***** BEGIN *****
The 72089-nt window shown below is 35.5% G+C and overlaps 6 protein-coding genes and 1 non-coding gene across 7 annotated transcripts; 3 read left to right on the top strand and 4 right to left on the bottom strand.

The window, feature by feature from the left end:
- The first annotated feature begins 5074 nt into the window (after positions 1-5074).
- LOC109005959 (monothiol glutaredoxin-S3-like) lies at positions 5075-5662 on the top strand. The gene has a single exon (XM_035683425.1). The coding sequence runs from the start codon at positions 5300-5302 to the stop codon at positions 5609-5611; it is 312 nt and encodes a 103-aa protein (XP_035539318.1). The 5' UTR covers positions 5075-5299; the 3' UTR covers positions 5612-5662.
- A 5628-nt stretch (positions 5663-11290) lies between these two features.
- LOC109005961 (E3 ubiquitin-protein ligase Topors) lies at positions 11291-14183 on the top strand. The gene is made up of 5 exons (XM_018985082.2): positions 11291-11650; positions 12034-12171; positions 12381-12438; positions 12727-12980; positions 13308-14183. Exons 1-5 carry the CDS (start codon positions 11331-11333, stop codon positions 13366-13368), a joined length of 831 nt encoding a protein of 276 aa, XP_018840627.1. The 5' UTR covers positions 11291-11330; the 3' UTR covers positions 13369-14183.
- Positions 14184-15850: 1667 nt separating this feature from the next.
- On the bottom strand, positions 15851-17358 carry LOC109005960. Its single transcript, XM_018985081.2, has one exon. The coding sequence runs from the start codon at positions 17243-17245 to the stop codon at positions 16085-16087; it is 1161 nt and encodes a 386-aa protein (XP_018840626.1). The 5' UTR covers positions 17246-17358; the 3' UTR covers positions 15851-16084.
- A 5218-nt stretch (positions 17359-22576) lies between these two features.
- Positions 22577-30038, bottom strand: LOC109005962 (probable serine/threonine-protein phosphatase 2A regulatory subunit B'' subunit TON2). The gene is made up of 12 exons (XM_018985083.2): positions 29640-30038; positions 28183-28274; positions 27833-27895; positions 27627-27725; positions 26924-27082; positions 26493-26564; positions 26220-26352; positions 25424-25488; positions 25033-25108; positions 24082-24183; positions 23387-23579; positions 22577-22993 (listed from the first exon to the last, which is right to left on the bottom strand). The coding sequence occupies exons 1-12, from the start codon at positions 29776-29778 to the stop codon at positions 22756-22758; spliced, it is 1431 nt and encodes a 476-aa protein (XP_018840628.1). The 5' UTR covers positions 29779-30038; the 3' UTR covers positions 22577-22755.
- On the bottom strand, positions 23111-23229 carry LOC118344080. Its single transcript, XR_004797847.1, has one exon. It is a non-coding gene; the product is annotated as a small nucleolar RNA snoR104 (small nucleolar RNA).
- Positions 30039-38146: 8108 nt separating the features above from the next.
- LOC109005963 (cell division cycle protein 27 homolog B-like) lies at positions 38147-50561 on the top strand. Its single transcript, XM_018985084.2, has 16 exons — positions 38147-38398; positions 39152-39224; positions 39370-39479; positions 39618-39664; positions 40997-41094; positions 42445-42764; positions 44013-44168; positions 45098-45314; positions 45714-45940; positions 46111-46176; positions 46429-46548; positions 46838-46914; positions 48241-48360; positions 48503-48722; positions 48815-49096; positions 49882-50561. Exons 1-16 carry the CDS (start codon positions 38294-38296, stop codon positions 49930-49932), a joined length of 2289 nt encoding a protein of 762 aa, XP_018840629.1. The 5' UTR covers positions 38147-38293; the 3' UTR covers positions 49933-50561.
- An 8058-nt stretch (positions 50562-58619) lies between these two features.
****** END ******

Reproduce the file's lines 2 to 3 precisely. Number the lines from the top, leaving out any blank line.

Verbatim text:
The window, feature by feature from the left end:
- The first annotated feature begins 5074 nt into the window (after positions 1-5074).